Barkley L. Hendricks
Related: Hello, Barkley L. Hendricks!
Just three years after his stunning solo show at Jack Shainman Gallery, American painter Barkley L. Hendricks is wowing us again with "new oil and acrylic paintings that are his most political to date."

Let's get on a plane to New York: Opening reception, March 17, Jack Shainman Gallery, 424 West 24th St., NY. Here in Durham, Barkley's 1975 work Take All the Time You Need (Adrienne Hawkins) is on view in our exhibition, Reality of My Surroundings. Read more.

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Kara Walker, Object Lesson in Empire Building (detail), 2014. Graphite and char- coal on paper, 72 1/4 x 94 3/4 inches (183.5 x 240.7 cm). Nancy A. Nasher and David J. Haemisegger Collection. Image courtesy of the artist and Sikkema Jenkins & Co., New York, New York. © Kara Walker.

KAWS, Untitled, 2015. Acrylic on canvas, 72 x 120 inches (182.9 x 304.8 cm). ©KAWS. Photo by Farzad Owrang.

Elliott Hundley, eyes that run like leaping fire (detail), 2011. Wood, soundboard, ink- jet print on Kitakata, string, pins, paper, photographs, plastic, wire, and found embroidery; 98 1/2 x 240 5/8 x 11 3/8 inches (250.2 x 611.2 x 28.9 cm). Image courtesy of the artist, Regen Projects, Los Angeles, California, and Andrea Rosen Gallery, New York, New York. © Elliott Hundley. Photo by Joshua White.

German School, The Harrowing of Hell (detail), c. 1600. Oil on panel, 78 1/4 x 52 1/4 inches (198.8 x 132.7 cm). Collection of the Nasher Museum of Art. Museum purchase, 2000.12.1. Photo by Peter Paul Geoffrion.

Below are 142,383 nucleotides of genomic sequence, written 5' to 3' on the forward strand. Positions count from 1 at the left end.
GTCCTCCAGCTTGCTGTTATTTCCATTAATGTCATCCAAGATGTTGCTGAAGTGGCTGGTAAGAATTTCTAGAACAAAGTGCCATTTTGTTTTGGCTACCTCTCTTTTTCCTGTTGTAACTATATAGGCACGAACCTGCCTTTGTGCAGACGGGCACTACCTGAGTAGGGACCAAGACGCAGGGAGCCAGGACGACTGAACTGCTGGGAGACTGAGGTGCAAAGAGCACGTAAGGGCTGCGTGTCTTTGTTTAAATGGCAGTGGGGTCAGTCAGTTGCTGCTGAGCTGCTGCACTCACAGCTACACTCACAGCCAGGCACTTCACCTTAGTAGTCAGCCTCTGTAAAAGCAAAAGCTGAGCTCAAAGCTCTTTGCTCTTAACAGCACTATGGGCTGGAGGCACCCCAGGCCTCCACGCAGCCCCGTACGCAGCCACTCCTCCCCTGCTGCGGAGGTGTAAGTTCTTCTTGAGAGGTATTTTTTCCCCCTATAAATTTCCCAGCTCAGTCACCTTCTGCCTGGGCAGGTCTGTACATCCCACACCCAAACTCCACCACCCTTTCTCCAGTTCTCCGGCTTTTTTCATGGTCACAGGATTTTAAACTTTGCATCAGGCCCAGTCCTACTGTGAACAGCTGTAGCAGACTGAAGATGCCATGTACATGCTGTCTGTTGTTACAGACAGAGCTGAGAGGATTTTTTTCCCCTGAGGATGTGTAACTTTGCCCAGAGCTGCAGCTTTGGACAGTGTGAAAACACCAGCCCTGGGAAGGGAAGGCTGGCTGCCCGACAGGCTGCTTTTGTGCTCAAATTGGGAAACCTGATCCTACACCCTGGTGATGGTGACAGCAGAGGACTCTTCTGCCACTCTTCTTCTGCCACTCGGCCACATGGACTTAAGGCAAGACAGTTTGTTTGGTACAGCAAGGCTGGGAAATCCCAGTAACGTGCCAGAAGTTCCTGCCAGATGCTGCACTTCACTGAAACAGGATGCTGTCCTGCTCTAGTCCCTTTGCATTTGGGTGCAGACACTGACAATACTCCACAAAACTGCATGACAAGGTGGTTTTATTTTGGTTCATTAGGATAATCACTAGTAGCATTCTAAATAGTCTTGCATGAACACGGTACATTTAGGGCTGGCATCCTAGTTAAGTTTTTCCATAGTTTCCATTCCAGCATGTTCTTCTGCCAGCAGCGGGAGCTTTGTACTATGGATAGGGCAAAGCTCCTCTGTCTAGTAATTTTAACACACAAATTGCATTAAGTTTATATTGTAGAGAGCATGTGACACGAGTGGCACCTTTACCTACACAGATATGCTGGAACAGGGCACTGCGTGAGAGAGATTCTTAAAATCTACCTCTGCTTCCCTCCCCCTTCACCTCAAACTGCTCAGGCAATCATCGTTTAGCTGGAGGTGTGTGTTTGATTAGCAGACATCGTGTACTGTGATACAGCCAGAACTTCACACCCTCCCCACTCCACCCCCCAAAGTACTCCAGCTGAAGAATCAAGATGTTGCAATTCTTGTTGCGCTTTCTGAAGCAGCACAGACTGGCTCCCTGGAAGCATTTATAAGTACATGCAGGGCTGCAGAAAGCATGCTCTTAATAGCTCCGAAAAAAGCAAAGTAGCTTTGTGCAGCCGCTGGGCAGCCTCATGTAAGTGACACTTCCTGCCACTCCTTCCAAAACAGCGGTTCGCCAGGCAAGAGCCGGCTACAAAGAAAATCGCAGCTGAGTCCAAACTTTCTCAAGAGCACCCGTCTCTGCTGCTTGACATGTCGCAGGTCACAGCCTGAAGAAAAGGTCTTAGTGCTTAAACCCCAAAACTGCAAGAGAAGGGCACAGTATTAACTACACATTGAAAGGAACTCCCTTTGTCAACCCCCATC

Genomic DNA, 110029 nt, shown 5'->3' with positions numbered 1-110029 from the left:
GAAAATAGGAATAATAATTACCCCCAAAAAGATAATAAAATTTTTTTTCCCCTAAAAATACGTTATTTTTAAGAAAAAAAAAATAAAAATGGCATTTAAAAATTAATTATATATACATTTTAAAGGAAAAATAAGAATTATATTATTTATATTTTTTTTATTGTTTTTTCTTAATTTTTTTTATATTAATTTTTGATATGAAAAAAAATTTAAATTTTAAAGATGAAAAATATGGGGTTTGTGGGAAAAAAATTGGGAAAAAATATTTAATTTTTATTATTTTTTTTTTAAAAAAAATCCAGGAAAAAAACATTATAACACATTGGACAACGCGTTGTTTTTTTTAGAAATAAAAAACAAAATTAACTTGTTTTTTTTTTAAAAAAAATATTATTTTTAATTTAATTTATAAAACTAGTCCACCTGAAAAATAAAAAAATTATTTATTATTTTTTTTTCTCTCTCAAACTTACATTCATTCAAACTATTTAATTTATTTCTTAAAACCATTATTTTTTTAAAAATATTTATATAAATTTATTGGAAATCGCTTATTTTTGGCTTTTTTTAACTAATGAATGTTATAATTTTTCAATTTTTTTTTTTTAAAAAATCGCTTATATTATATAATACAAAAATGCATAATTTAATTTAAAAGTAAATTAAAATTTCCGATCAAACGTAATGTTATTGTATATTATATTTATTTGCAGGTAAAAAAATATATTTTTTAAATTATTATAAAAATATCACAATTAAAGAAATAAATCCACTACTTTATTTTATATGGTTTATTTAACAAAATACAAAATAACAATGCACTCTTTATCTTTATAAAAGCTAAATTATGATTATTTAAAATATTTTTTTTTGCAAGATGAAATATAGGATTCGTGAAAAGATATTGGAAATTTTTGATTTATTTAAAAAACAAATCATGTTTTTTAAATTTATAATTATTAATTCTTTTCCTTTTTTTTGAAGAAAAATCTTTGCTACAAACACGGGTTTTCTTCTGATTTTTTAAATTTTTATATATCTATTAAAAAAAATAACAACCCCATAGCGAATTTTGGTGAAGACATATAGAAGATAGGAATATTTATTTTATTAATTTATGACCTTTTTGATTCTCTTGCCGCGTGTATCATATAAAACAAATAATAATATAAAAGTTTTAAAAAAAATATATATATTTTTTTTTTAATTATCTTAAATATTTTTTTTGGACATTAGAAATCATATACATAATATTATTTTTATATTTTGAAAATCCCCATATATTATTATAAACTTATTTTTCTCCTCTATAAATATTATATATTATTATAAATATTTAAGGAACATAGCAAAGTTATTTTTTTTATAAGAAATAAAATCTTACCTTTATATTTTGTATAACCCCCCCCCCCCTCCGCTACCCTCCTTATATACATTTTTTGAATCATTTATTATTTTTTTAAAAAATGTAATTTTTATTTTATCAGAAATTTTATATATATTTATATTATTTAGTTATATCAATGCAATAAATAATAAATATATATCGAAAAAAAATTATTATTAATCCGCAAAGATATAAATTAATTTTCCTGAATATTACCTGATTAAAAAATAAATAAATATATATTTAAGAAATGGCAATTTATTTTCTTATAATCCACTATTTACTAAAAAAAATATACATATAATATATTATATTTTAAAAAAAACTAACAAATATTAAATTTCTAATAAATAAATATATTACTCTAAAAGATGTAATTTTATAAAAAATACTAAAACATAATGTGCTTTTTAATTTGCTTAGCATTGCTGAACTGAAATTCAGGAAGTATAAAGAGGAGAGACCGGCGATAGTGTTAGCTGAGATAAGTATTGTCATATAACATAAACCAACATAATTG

Barkley L. Hendricks, Photo Bloke (detail), 2016. Courtesy the artist and Jack Shainman Gallery.

Sketch courtesy William Paul Thomas. All other photos by J Caldwell.

Nasher Museum exhibitions and programs are generously supported by the Mary Duke Biddle Foundation, the late Mary D.B.T. Semans and James H. Semans, the late Frank E. Hanscom III, The Duke Endowment, the Nancy Hanks Endowment, the Courtney Shives Art Museum Fund, the James Hustead Semans Memorial Fund, the Janine and J. Tomilson Hill Family Fund, the Trent A. Carmichael Fund for Community Education, the Neely Family Fund, the E. T. Rollins, Jr. and Frances P. Rollins Fund for the Nasher Museum of Art at Duke University, the Marilyn M. Arthur Fund, the Sarah Schroth Fund, the George W. and Viola Mitchell Fearnside Endowment Fund, the Gibby and Michael B. Waitzkin Fund, the K. Brantley and Maxine E. Watson Endowment Fund, the Victor and Lenore Behar Endowment Fund, the Margaret Elizabeth Collett Fund, the Nasher Museum of Art General Endowment, the Friends of the Nasher Museum of Art, and the Office of the President and the Office of the Provost, Duke University.

The New Galleries: A Collection Come to Light is made possible by Nasher Annual Fund donors with special support from Anita and John Schwarz.